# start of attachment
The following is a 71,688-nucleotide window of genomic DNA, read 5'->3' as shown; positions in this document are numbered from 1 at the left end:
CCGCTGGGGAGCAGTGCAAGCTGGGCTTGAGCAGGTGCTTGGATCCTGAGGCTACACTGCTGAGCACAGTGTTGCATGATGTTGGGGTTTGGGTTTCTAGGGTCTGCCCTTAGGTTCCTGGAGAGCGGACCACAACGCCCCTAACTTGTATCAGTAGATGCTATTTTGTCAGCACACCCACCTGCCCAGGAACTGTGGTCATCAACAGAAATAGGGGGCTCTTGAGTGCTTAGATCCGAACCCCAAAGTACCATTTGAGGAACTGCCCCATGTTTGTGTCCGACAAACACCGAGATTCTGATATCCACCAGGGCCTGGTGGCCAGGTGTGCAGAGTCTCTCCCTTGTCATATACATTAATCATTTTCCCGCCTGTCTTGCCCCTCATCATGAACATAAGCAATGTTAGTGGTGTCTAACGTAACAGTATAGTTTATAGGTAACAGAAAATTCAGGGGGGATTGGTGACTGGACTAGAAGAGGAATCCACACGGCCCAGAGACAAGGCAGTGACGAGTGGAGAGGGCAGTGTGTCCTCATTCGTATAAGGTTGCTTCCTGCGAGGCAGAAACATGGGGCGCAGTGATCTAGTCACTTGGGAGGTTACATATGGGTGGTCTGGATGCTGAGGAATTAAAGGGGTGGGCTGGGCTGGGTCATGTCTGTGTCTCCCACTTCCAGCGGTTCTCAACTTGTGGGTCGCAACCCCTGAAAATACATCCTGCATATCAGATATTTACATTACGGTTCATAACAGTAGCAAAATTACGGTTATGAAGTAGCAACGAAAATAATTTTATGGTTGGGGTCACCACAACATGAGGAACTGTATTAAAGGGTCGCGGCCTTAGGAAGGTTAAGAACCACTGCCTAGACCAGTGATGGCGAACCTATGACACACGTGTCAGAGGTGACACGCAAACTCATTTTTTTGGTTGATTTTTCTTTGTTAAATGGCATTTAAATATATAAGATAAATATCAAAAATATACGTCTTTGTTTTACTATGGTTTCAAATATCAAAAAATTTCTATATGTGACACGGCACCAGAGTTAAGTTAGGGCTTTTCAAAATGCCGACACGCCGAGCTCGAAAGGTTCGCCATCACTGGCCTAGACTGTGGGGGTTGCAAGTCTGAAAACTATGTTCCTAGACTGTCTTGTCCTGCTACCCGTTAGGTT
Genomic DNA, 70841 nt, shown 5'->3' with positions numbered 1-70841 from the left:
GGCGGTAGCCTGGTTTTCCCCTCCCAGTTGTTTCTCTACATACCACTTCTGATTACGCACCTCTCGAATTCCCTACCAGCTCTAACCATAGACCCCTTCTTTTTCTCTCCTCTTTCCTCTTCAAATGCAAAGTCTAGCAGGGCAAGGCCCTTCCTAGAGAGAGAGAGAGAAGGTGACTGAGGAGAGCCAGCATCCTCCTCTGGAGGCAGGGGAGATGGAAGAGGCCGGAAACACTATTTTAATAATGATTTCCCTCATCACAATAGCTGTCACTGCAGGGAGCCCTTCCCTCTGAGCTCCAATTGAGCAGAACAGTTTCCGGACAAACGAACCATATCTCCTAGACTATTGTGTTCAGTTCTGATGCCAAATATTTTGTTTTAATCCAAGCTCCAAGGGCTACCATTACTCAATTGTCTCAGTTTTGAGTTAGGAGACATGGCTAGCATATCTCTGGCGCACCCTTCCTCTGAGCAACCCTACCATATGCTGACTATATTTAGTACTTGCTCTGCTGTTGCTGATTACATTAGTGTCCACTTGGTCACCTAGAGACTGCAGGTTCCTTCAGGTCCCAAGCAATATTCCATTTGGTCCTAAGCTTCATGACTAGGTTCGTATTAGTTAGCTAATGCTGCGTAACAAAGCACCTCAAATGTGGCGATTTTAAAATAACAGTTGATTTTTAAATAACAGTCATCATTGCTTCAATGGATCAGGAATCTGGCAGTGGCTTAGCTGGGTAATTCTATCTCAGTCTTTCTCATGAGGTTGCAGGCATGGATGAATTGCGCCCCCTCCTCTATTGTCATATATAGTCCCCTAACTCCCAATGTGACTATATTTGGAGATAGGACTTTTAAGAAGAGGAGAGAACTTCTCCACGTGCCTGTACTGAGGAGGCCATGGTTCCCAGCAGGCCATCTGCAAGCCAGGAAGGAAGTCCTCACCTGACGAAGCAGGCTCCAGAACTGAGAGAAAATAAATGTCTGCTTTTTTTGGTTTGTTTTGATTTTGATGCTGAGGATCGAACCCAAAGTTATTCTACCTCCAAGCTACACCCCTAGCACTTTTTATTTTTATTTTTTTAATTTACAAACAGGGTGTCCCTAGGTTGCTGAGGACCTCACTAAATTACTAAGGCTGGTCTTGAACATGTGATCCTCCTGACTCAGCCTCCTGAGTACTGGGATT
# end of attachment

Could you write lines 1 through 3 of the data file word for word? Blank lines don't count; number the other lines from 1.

The following is a 71,688-nucleotide window of genomic DNA, read 5'->3' as shown; positions in this document are numbered from 1 at the left end:
CCGCTGGGGAGCAGTGCAAGCTGGGCTTGAGCAGGTGCTTGGATCCTGAGGCTACACTGCTGAGCACAGTGTTGCATGATGTTGGGGTTTGGGTTTCTAGGGTCTGCCCTTAGGTTCCTGGAGAGCGGACCACAACGCCCCTAACTTGTATCAGTAGATGCTATTTTGTCAGCACACCCACCTGCCCAGGAACTGTGGTCATCAACAGAAATAGGGGGCTCTTGAGTGCTTAGATCCGAACCCCAAAGTACCATTTGAGGAACTGCCCCATGTTTGTGTCCGACAAACACCGAGATTCTGATATCCACCAGGGCCTGGTGGCCAGGTGTGCAGAGTCTCTCCCTTGTCATATACATTAATCATTTTCCCGCCTGTCTTGCCCCTCATCATGAACATAAGCAATGTTAGTGGTGTCTAACGTAACAGTATAGTTTATAGGTAACAGAAAATTCAGGGGGGATTGGTGACTGGACTAGAAGAGGAATCCACACGGCCCAGAGACAAGGCAGTGACGAGTGGAGAGGGCAGTGTGTCCTCATTCGTATAAGGTTGCTTCCTGCGAGGCAGAAACATGGGGCGCAGTGATCTAGTCACTTGGGAGGTTACATATGGGTGGTCTGGATGCTGAGGAATTAAAGGGGTGGGCTGGGCTGGGTCATGTCTGTGTCTCCCACTTCCAGCGGTTCTCAACTTGTGGGTCGCAACCCCTGAAAATACATCCTGCATATCAGATATTTACATTACGGTTCATAACAGTAGCAAAATTACGGTTATGAAGTAGCAACGAAAATAATTTTATGGTTGGGGTCACCACAACATGAGGAACTGTATTAAAGGGTCGCGGCCTTAGGAAGGTTAAGAACCACTGCCTAGACCAGTGATGGCGAACCTATGACACACGTGTCAGAGGTGACACGCAAACTCATTTTTTTGGTTGATTTTTCTTTGTTAAATGGCATTTAAATATATAAGATAAATATCAAAAATATACGTCTTTGTTTTACTATGGTTTCAAATATCAAAAAATTTCTATATGTGACACGGCACCAGAGTTAAGTTAGGGCTTTTCAAAATGCCGACACGCCGAGCTCGAAAGGTTCGCCATCACTGGCCTAGACTGTGGGGGTTGCAAGTCTGAAAACTATGTTCCTAGACTGTCTTGTCCTGCTACCCGTTAGGTT
Genomic DNA, 70841 nt, shown 5'->3' with positions numbered 1-70841 from the left: